The team is excited to welcome an old friend and returning guest. Michael Kruger is the president of Reformed Theological Seminary in Charlotte, NC, and professor of New Testament and Early Christianity.
After a quick break, the crew just had to return to the pandemic topic, as they remain in bunker lockdown. Stay-at-home orders and global shutdowns have had a huge impact on how we do almost everything—including, how we “do church.” What do church membership and commitment to the local body look like in times like this? How can one be a faithful Christian—serving one other, giving, loving our neighbor—when regular gatherings are not possible?
Lois Lowry tells a story about how a utopian state required that all of the community's memories going back through the generations be committed to a single person, a receiver. The elders engineered a society where no one but the receiver had to feel or remember. Life was safe and comfortable. The citizens were spared the pain of knowing, of emoting. And they could always call on the receiver when faced with a decision that exceeded their self-imposed limited experience.
From its inception, preaching has held a prominent place within the life and advance of the church. A current revival of expository ministry is being cultivated throughout the evangelical world. However, such renewed awareness and commitment to an expositional pulpit ministry has been nurtured with a notable lack of historical awareness.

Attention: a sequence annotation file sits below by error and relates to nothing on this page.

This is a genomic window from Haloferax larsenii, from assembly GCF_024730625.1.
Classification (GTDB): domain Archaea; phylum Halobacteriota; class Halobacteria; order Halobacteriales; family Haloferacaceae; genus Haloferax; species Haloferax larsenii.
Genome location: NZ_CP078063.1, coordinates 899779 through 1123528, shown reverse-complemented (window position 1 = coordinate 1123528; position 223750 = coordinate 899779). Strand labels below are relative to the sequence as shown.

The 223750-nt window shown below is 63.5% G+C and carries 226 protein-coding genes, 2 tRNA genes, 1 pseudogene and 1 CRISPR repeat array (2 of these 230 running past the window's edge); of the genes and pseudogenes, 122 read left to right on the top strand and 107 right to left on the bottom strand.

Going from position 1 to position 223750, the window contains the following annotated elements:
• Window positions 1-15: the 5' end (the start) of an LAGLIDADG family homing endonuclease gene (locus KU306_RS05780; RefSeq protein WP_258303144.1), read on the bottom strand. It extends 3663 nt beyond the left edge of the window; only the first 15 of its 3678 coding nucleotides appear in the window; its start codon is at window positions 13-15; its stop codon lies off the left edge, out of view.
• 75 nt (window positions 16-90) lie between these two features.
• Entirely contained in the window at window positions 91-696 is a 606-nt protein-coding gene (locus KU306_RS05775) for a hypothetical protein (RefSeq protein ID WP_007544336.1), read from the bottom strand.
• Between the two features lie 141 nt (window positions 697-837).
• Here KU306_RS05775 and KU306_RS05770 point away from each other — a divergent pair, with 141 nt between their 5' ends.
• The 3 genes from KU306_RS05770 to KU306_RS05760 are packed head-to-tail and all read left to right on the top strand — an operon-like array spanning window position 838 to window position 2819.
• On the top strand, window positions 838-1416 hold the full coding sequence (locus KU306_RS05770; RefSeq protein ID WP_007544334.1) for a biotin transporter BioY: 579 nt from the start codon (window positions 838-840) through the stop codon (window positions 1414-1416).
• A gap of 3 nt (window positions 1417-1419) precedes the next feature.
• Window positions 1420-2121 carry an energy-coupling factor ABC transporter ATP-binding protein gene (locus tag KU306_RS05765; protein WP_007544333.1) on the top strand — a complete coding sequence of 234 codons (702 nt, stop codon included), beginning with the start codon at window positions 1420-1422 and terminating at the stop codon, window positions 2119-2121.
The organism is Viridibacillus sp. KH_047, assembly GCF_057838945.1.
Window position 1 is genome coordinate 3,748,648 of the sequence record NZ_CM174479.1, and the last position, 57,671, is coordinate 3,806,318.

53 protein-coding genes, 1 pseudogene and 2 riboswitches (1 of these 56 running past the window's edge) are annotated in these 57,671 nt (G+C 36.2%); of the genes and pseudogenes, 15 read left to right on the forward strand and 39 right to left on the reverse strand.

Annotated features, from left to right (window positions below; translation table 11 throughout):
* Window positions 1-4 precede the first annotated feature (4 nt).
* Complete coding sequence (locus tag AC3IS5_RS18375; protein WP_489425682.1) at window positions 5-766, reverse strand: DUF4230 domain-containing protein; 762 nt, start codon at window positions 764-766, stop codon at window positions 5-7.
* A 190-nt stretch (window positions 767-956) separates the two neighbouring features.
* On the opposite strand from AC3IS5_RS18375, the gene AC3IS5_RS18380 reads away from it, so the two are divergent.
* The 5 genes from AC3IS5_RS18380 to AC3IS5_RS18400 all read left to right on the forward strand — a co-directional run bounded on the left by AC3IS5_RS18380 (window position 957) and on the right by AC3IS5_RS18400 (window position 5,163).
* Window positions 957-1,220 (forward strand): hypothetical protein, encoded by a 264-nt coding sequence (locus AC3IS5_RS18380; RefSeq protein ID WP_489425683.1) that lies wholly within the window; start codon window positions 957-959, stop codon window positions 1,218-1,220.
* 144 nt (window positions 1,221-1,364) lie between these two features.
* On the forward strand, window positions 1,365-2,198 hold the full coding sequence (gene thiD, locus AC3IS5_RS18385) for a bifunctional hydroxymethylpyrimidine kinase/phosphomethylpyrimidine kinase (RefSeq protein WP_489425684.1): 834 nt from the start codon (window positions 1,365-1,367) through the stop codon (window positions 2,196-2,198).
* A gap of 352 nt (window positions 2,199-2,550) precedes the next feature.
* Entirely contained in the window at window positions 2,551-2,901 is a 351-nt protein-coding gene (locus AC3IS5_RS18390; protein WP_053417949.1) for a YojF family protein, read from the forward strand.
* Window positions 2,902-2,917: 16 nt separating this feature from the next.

Alexander McLeod and His Speech Against Slavery
Olaudah Equiano – Waking Up Christians to the Evils of Slavery
Basic information – four ideas
In our first piece in this mini-series on challenges faced by the church in the 21st Century we considered the challenge of getting the gospel out to those who need to hear it. The main thrust of this is, of course, the verbal and propositional communication of God’s message of redemption through his Son. It involves the very real need for those who articulate that message having a competent grasp of the gospel themselves. Or, to use the language of Peter, always being prepared to explain the reason for the hope they have (1Pe 3.16).
I was talking recently with a dear friend who has been going through significant housing issues with all the mental, emotional and spiritual turmoil that have come with them, when she interjected, ‘But then I realised, Jesus didn’t have a home.’ And she was absolutely right. Our Lord himself summed up his earthly experience with the words, ‘Foxes have holes, and birds of the air have nests, but the Son of Man has nowhere to lay his head’ (Lk 9.58).
(Rev. 1:17, 18)
1 John 5:13aNKJ
Historical Collections of the Past
Walking with God